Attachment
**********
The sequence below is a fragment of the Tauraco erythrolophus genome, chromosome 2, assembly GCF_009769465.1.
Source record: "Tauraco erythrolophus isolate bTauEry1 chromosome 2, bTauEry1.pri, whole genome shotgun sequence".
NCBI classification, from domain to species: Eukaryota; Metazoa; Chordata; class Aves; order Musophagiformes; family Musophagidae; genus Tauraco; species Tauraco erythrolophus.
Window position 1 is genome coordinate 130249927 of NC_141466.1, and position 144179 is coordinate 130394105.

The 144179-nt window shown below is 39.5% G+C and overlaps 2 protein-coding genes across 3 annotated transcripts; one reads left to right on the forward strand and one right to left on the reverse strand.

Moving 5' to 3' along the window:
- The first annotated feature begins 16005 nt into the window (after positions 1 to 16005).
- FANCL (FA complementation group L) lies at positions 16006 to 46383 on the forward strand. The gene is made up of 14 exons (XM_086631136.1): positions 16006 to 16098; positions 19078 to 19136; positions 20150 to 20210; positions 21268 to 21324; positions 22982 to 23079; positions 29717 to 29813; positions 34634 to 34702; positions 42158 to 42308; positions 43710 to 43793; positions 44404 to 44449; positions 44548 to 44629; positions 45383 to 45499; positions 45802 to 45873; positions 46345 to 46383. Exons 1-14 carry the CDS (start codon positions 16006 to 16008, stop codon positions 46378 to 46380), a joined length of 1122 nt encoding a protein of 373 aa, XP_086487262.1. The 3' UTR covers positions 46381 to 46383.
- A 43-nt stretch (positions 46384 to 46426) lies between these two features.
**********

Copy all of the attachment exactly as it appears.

The sequence below is a fragment of the Tauraco erythrolophus genome, chromosome 2, assembly GCF_009769465.1.
Source record: "Tauraco erythrolophus isolate bTauEry1 chromosome 2, bTauEry1.pri, whole genome shotgun sequence".
NCBI classification, from domain to species: Eukaryota; Metazoa; Chordata; class Aves; order Musophagiformes; family Musophagidae; genus Tauraco; species Tauraco erythrolophus.
Window position 1 is genome coordinate 130249927 of NC_141466.1, and position 144179 is coordinate 130394105.

The 144179-nt window shown below is 39.5% G+C and overlaps 2 protein-coding genes across 3 annotated transcripts; one reads left to right on the forward strand and one right to left on the reverse strand.

Moving 5' to 3' along the window:
- The first annotated feature begins 16005 nt into the window (after positions 1 to 16005).
- FANCL (FA complementation group L) lies at positions 16006 to 46383 on the forward strand. The gene is made up of 14 exons (XM_086631136.1): positions 16006 to 16098; positions 19078 to 19136; positions 20150 to 20210; positions 21268 to 21324; positions 22982 to 23079; positions 29717 to 29813; positions 34634 to 34702; positions 42158 to 42308; positions 43710 to 43793; positions 44404 to 44449; positions 44548 to 44629; positions 45383 to 45499; positions 45802 to 45873; positions 46345 to 46383. Exons 1-14 carry the CDS (start codon positions 16006 to 16008, stop codon positions 46378 to 46380), a joined length of 1122 nt encoding a protein of 373 aa, XP_086487262.1. The 3' UTR covers positions 46381 to 46383.
- A 43-nt stretch (positions 46384 to 46426) lies between these two features.